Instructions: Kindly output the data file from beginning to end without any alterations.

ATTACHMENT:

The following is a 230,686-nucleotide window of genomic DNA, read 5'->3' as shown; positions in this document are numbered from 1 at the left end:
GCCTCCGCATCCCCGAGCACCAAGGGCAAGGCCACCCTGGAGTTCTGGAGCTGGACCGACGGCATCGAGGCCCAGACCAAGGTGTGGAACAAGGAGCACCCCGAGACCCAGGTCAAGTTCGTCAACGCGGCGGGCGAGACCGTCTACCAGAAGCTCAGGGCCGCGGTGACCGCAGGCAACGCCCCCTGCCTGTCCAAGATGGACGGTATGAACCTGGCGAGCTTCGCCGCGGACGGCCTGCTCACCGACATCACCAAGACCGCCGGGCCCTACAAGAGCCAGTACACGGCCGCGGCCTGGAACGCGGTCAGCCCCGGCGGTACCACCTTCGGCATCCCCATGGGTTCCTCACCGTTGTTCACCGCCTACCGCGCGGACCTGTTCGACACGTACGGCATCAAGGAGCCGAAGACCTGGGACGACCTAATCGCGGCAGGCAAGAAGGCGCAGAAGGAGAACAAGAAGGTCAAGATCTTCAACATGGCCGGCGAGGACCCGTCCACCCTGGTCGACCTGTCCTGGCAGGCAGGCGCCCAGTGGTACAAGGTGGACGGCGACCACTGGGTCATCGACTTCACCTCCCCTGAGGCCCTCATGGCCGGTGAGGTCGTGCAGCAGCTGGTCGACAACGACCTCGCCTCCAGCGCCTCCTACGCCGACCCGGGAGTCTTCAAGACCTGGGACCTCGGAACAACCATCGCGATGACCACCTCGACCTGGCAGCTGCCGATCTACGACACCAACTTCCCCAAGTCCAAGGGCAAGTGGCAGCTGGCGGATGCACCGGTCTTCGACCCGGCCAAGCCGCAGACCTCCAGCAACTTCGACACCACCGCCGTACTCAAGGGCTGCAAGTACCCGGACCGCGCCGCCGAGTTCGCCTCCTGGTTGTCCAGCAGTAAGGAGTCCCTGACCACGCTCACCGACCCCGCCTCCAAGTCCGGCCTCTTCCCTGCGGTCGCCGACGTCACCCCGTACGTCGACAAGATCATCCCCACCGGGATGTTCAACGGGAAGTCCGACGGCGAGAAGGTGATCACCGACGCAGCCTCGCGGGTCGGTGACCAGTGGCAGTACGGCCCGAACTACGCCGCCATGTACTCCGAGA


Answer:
The following is a 230,686-nucleotide window of genomic DNA, read 5'->3' as shown; positions in this document are numbered from 1 at the left end:
GCCTCCGCATCCCCGAGCACCAAGGGCAAGGCCACCCTGGAGTTCTGGAGCTGGACCGACGGCATCGAGGCCCAGACCAAGGTGTGGAACAAGGAGCACCCCGAGACCCAGGTCAAGTTCGTCAACGCGGCGGGCGAGACCGTCTACCAGAAGCTCAGGGCCGCGGTGACCGCAGGCAACGCCCCCTGCCTGTCCAAGATGGACGGTATGAACCTGGCGAGCTTCGCCGCGGACGGCCTGCTCACCGACATCACCAAGACCGCCGGGCCCTACAAGAGCCAGTACACGGCCGCGGCCTGGAACGCGGTCAGCCCCGGCGGTACCACCTTCGGCATCCCCATGGGTTCCTCACCGTTGTTCACCGCCTACCGCGCGGACCTGTTCGACACGTACGGCATCAAGGAGCCGAAGACCTGGGACGACCTAATCGCGGCAGGCAAGAAGGCGCAGAAGGAGAACAAGAAGGTCAAGATCTTCAACATGGCCGGCGAGGACCCGTCCACCCTGGTCGACCTGTCCTGGCAGGCAGGCGCCCAGTGGTACAAGGTGGACGGCGACCACTGGGTCATCGACTTCACCTCCCCTGAGGCCCTCATGGCCGGTGAGGTCGTGCAGCAGCTGGTCGACAACGACCTCGCCTCCAGCGCCTCCTACGCCGACCCGGGAGTCTTCAAGACCTGGGACCTCGGAACAACCATCGCGATGACCACCTCGACCTGGCAGCTGCCGATCTACGACACCAACTTCCCCAAGTCCAAGGGCAAGTGGCAGCTGGCGGATGCACCGGTCTTCGACCCGGCCAAGCCGCAGACCTCCAGCAACTTCGACACCACCGCCGTACTCAAGGGCTGCAAGTACCCGGACCGCGCCGCCGAGTTCGCCTCCTGGTTGTCCAGCAGTAAGGAGTCCCTGACCACGCTCACCGACCCCGCCTCCAAGTCCGGCCTCTTCCCTGCGGTCGCCGACGTCACCCCGTACGTCGACAAGATCATCCCCACCGGGATGTTCAACGGGAAGTCCGACGGCGAGAAGGTGATCACCGACGCAGCCTCGCGGGTCGGTGACCAGTGGCAGTACGGCCCGAACTACGCCGCCATGTACTCCGAGA